Seventeen years is probably far too long after the fact to offer an apology to comic book fans for 1995’s abominable film adaptation of Judge Dredd. The good news is, after that extended leave of absence, American audiences have long since stopped wondering why the hell John Wagner and Carlos Ezquerra’s grim lawman endures as one of Britain’s most popular comic book anti-heroes. Better still, 2012’s Dredd 3D wastes no time explaining why, which is just one of the reasons director Pete Travis’ Dredd proves a brutally efficient exercise in B-movie know-how.
Karl Urban—who’s no stranger to tightly wound sci-fi fare (including the unfairly maligned The Chronicles of Riddick) provides the scowl and chin of Judge Joseph Dredd—a total-law package professional who is clearly as disinterested in humoring his rookie partner as the script is in coddling its audience. A few lines of raspy Man with No Name narration, coupled with a superbly bleak establishing shot from cinematographer Anthony Dod Mantle, are all the generosity afforded by the filmmakers toward understanding this world before it unleashes chase sequences and bursting heads. This is a film that aims squarely at respecting its source’s established fan base, and cares little for casualties who can’t hang on through its grindhouse paces.
The plot—as perfunctory as they come—finds the famous/infamous Dredd in the unenviable position of training the psychic new recruit, Judge Anderson (Olivia Thirlby), whom the force wants added to their ranks despite her undesirable “mutant” status. In their dystopian metropolis of Mega City One—formerly the majority of America’s East Coast—Dredd and Anderson land a triple homicide call that places them squarely in the sights of notorious drug manufacturer and ruthless gang leader Ma Ma (A Game of Thrones’ Lena Headey). After the two judges are sealed within the building controlled by Ma Ma and her hundreds—make that thousands—of cannon fodder henchmen, there’s little question of what will follow; every shred of its “R” rating is earned as high-caliber bullets rip through faces in slow motion. But unlike Zach Snyder’s violence-fetishizing lens, there’s at least a nominal story component to Dredd beyond “Doesn’t this look cool?”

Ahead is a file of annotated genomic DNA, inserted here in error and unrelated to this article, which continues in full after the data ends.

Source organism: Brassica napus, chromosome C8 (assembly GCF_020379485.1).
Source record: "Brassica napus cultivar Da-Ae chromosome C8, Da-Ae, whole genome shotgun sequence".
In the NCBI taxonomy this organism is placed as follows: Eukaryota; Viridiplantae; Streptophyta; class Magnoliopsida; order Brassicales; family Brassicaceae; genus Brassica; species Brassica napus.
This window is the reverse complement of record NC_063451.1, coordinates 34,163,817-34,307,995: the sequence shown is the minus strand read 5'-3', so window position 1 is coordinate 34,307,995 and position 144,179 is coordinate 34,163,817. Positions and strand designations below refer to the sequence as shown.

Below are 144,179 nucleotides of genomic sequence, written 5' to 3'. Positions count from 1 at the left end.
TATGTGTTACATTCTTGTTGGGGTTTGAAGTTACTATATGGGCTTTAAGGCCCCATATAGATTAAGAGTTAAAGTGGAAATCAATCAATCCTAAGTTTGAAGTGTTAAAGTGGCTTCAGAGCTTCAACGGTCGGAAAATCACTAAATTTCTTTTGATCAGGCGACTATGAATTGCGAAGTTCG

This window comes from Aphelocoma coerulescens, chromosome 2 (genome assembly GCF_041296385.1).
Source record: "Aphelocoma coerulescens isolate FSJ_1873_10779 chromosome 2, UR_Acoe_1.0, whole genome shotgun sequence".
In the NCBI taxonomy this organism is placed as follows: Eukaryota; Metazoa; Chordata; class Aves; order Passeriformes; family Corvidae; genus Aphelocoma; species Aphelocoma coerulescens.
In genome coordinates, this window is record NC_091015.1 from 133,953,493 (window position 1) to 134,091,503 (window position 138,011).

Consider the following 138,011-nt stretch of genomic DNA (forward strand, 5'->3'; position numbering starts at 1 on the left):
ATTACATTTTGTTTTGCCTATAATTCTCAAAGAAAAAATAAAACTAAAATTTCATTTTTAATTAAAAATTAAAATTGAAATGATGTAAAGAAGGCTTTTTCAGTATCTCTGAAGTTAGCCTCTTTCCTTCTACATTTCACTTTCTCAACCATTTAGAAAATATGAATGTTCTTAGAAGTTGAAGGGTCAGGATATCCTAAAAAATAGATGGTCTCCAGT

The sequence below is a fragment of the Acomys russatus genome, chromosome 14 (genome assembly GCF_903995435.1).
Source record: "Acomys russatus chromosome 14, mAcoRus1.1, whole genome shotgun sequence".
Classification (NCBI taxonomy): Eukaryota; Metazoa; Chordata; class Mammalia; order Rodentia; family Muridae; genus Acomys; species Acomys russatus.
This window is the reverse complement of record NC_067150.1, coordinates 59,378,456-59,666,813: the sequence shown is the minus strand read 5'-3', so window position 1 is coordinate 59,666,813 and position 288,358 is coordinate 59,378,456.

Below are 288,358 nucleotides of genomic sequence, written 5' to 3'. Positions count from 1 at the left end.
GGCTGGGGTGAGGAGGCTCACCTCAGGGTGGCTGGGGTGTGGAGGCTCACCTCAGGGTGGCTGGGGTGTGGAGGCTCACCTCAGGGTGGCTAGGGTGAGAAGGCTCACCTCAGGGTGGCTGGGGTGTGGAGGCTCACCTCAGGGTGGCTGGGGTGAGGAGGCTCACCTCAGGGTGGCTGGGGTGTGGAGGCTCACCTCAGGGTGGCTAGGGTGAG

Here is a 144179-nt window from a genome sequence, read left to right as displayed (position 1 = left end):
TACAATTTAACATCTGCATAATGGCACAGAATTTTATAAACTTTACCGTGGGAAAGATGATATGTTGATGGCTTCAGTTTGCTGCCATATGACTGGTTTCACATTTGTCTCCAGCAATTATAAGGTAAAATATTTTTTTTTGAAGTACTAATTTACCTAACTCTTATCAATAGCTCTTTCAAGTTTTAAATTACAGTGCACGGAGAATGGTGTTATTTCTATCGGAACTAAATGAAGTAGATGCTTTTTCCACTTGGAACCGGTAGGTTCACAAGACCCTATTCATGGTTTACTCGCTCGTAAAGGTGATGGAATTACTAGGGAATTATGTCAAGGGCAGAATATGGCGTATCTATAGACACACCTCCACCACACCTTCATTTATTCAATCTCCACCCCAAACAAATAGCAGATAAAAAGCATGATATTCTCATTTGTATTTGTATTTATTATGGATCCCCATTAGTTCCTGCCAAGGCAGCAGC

Though the competent, workmanlike approach to achieving the visceral thrills of the source material is excellently realized, it comes at the expense of sidelining Wagner and Ezquerra’s satirical background radiation of fascism’s consequences. While a few moments of gallows humor emerge—typically of the “Ouch!” variety—any subtext that might get in the way of servicing its adrenalized momentum is cordoned off, so as not to disturb the thrilling crime scene. Nothing more to see here, folks. Move along. But this is not even an offense punishable by three days in an Iso-Cube. The rule of law by which audiences are meant to abide is laid out immediately and authoritatively, and—just in case you needed reminding—Dredd is the law.
Director: Pete Travis
Writers: Alex Garland, Carlos Ezquerra, John Wagner
Starring: Karl Urban, Olivia Thirlby, Lena Headey
Release Date: Sept. 21, 2012